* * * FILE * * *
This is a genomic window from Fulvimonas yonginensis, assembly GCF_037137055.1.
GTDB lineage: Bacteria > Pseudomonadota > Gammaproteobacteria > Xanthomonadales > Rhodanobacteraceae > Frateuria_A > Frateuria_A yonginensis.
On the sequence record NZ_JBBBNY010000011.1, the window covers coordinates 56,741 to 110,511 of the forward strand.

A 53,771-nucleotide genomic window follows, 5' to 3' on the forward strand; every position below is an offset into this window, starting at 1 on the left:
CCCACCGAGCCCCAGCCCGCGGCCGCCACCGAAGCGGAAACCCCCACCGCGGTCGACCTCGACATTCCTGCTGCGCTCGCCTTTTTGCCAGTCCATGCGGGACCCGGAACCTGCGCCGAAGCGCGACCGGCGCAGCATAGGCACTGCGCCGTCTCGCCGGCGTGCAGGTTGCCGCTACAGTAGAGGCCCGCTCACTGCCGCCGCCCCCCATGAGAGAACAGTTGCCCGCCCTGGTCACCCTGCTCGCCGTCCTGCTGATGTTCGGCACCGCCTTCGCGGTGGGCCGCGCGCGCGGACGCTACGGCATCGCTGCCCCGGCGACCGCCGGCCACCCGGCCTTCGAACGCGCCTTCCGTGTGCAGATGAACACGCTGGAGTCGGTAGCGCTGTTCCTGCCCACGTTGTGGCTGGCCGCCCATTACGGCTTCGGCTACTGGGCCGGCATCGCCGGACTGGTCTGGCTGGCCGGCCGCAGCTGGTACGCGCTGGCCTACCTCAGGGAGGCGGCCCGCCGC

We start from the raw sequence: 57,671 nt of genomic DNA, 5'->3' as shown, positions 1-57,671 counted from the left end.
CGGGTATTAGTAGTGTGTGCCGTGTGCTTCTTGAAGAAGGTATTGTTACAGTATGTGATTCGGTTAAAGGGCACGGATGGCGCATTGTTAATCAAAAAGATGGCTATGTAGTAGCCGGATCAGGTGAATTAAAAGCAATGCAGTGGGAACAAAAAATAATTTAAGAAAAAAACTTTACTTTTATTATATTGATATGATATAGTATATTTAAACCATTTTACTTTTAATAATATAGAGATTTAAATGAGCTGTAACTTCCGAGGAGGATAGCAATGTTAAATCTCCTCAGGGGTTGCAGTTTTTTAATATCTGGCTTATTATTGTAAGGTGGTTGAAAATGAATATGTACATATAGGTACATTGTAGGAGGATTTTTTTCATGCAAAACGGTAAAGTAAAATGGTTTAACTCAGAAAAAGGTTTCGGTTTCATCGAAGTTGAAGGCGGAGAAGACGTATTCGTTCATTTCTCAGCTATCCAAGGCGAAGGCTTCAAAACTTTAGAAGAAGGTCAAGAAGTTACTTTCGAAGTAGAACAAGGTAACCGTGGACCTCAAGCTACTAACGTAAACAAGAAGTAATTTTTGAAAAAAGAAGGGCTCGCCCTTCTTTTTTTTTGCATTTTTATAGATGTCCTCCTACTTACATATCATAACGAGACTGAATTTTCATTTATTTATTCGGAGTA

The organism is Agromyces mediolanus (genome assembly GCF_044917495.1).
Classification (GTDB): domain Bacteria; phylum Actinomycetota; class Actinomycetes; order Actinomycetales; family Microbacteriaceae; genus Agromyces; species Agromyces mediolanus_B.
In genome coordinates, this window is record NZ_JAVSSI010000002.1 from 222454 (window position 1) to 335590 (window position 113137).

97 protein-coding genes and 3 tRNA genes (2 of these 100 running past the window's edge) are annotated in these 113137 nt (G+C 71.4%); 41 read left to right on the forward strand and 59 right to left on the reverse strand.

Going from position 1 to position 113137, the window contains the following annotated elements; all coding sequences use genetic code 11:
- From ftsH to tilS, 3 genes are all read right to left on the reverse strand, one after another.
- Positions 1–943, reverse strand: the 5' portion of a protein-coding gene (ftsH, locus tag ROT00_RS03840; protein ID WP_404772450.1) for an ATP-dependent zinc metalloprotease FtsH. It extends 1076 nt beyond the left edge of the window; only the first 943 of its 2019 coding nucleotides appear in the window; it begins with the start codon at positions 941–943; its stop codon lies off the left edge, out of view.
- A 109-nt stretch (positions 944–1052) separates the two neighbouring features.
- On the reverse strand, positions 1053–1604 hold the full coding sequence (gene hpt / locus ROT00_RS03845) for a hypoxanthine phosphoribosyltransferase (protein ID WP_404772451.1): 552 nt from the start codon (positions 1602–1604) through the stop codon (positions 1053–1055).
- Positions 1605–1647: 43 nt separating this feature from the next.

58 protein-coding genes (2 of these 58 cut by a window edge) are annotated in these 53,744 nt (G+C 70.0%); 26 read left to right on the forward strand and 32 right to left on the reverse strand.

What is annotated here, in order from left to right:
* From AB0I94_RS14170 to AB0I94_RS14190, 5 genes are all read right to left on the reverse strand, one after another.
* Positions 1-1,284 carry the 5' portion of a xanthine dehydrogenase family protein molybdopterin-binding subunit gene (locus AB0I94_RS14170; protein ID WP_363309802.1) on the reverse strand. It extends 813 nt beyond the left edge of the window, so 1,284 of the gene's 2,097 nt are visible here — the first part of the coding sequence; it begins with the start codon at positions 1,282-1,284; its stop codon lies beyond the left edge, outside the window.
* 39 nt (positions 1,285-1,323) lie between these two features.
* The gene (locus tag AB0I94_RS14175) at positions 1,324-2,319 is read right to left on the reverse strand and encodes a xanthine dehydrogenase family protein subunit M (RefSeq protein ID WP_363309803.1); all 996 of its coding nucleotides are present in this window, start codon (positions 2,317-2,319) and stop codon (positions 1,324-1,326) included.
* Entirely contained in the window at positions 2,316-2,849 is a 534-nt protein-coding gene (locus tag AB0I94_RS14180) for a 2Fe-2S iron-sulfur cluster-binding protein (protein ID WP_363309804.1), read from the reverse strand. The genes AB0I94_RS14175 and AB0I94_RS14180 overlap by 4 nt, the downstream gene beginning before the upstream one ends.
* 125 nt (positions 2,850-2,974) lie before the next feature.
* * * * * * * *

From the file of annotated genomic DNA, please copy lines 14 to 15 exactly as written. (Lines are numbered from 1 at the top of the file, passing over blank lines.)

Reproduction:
- Positions 1–943, reverse strand: the 5' portion of a protein-coding gene (ftsH, locus tag ROT00_RS03840; protein ID WP_404772450.1) for an ATP-dependent zinc metalloprotease FtsH. It extends 1076 nt beyond the left edge of the window; only the first 943 of its 2019 coding nucleotides appear in the window; it begins with the start codon at positions 941–943; its stop codon lies off the left edge, out of view.
- A 109-nt stretch (positions 944–1052) separates the two neighbouring features.